Liver cancer and cancers of the lip, mouth and pharynx occur at more than twice the rate in Indigenous Australians compared with non-Indigenous Australians. The higher rates of liver cancer are likely to be attributable to elevated hepatitis B infection rates, combined with excessive alcohol consumption in some Indigenous males. Alcohol and tobacco are both risk factors for cancers of the lip, mouth and pharynx, with the risk increasing significantly when the two substances are combined (see Smoking and alcohol: synergies for high risk). Both high-risk alcohol consumption and smoking are more prevalent among Indigenous people than in the non-Indigenous population.
Defining 'risk' in relation to alcohol consumption
Definitions of 'risk' cited above were derived from the 2007 National Drug Strategy Household Survey, which provides the most recent available survey data on alcohol consumption levels in Australia nationally. The use of the terms 'risky' and 'high risk', above (and used occasionally elsewhere in this chapter) relate specifically to data from the 2007 National Drug Strategy household survey. The 2007 National Drug Strategy household survey defines up to 28 standard drinks per week as ‘Low risk’ for adult males, 29 to 42 per week ‘Risky’, and 43 or more per week ‘High risk’. For adult females up to 14 standard drinks per week is considered ‘Low risk’, 15 to 28 per week ‘Risky’, and 29 or more per week ‘High risk’.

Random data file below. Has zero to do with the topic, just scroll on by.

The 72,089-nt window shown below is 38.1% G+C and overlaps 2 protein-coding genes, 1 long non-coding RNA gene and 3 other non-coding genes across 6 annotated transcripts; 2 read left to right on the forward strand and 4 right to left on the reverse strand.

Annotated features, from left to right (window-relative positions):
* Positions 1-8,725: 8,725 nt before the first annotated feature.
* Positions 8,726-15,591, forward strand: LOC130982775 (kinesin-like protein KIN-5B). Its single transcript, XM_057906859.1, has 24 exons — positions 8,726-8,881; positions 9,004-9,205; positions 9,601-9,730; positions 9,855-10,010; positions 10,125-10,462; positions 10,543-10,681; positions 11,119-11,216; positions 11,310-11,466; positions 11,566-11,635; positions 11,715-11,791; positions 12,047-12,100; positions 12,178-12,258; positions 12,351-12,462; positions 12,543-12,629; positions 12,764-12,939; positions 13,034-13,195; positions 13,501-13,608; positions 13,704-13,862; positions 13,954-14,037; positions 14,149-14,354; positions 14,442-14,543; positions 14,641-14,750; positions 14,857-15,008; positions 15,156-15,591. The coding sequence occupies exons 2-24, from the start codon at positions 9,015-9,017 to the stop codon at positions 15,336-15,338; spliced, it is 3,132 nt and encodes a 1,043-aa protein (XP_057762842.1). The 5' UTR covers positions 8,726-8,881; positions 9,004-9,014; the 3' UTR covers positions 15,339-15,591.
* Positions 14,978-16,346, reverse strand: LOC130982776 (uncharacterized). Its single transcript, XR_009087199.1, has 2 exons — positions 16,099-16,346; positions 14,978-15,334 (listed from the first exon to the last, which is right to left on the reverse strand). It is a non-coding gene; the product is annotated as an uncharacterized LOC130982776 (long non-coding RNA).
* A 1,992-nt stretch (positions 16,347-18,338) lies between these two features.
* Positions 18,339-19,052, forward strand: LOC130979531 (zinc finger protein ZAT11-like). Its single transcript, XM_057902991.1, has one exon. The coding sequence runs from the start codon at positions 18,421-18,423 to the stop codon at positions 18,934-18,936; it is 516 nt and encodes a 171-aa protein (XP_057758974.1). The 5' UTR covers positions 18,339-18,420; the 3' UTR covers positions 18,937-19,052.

However, the 2009 National Health and Medical Research Council (NHMRC) Australian Guidelines to Reduce Health Risks from Drinking Alcohol introduced the concept of progressively increasing the risk of harm with the amount of alcohol consumed, rather than specifying ‘risky’ and ‘high risk’ levels of drinking above the guideline levels. These guidelines advise men and women to consume no more than two standard drinks on any day to reduce the lifetime risk of harm from alcohol-related disease or injury. See Policy context for more information.
Alcohol consumption at all levels may be relevant in a cancer prevention context. There is a relationship between short- and long-term harmful drinking (young people who binge-drink are at higher risk of consuming harmful levels of alcohol over the long term). The risk of developing an alcohol-related cancer increases cumulatively as alcohol is consumed over time.